Immune checkpoint blockade therapy: the 2014 Tang Prize in Biopharmaceutical Science

Biomed J. Jan-Feb 2015;38(1):5-8. doi: 10.4103/2319-4170.151150.

Abstract

The first Tang Prize for Biopharmaceutical Science has been awarded to Prof. James P. Allison and Prof. Tasuku Honjo for their contributions leading to an entirely new way to treat cancer by blocking the molecules cytotoxic T lymphocyte-associated antigen 4 (CTLA-4) and programmed cell death protein 1 (PD-1) that turn off immune response. The treatment, called "immune checkpoint blockade therapy," has opened a new therapeutic era. Here the discoveries of the immune checkpoints and how they contribute to the maintenance of self-tolerance, as well as how to protect tissues from the excess immune responses causing damage are reviewed. The efforts made by Prof. Allison and Prof. Honjo for developing the most promising approaches to activate therapeutic antitumor immunity are also summarized. Since these certain immune checkpoint pathways appear to be one of the major mechanisms resulting in immune escape of tumors, the presence of anti-CTLA-4 and/or anti-PD-1 should contribute to removal of the inhibition signals for T cell activation. Subsequently, it will enhance specific T cell activation and, therefore, strengthen antitumor immunity.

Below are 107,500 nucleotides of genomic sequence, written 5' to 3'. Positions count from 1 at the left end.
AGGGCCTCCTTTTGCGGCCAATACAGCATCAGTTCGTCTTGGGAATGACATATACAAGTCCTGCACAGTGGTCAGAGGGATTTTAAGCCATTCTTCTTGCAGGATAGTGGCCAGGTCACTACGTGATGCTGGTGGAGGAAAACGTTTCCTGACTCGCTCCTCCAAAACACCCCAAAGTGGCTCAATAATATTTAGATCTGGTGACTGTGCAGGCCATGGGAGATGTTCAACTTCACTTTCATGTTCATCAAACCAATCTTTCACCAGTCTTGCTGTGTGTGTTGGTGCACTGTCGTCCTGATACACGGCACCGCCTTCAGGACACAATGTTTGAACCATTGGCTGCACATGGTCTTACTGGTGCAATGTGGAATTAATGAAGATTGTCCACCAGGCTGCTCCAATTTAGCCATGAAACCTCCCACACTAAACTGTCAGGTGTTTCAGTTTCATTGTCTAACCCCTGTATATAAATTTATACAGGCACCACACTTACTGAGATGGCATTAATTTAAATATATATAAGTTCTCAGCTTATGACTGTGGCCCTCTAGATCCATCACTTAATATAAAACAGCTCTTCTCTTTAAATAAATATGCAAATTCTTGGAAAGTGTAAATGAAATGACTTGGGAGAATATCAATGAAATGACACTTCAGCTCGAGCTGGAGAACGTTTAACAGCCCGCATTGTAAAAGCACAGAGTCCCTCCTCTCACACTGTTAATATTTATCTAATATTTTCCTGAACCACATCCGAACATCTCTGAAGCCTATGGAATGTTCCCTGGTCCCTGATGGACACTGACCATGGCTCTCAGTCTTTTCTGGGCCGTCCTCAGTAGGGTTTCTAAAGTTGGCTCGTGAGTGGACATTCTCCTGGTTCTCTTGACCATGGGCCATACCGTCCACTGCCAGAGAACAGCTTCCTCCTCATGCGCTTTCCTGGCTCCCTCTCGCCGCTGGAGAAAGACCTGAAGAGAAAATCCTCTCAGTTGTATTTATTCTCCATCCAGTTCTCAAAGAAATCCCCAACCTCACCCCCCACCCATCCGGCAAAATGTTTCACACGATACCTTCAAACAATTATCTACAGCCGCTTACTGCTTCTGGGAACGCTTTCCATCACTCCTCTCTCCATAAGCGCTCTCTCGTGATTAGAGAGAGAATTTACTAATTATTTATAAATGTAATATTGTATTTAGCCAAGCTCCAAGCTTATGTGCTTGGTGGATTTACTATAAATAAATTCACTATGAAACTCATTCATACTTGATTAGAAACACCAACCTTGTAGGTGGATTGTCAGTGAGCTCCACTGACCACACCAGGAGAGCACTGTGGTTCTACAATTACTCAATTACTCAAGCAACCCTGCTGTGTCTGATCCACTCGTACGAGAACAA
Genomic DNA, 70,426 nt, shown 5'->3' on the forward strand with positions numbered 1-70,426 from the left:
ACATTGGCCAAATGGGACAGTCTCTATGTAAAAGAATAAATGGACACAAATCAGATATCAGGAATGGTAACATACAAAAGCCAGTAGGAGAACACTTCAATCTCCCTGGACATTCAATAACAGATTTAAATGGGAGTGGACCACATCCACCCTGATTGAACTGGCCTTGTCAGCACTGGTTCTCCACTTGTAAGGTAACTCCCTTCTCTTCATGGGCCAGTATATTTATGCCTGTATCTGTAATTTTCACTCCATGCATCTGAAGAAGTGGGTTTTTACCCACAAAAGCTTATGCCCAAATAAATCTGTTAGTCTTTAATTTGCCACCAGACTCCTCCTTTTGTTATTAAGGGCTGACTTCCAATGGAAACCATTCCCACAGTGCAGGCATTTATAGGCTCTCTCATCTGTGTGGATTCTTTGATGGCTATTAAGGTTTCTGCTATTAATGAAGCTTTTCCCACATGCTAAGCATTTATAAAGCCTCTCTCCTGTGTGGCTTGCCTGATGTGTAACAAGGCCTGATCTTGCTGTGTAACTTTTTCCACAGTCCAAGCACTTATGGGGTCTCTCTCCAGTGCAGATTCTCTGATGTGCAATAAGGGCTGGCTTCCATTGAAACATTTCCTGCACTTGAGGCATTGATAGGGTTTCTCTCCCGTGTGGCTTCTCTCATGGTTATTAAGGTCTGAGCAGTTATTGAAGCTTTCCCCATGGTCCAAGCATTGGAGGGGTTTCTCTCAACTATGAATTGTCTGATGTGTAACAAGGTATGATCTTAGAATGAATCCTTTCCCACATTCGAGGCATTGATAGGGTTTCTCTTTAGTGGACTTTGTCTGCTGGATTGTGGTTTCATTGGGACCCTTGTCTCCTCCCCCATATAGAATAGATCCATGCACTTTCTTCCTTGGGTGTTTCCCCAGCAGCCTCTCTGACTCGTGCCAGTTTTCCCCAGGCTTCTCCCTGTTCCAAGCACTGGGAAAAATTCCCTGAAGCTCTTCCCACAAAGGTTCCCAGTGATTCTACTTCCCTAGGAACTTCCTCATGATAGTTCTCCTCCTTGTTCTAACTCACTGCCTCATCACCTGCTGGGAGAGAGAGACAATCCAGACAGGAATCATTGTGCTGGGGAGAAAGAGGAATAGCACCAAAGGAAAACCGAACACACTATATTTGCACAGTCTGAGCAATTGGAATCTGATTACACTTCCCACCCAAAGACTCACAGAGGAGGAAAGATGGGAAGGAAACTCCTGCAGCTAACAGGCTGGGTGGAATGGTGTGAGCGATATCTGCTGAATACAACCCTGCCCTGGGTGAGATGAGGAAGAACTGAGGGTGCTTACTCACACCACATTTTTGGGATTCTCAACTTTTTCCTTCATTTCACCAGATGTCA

Publication types

  • Research Support, Non-U.S. Gov't
  • Review

MeSH terms

  • Animals
  • Antibodies, Monoclonal / therapeutic use
  • Awards and Prizes*
  • CTLA-4 Antigen / immunology*
  • CTLA-4 Antigen / metabolism
  • Humans
  • Immunotherapy
  • Neoplasms / drug therapy*
  • Programmed Cell Death 1 Receptor / immunology*
  • Programmed Cell Death 1 Receptor / metabolism

Substances

  • Antibodies, Monoclonal
  • CTLA-4 Antigen
  • Programmed Cell Death 1 Receptor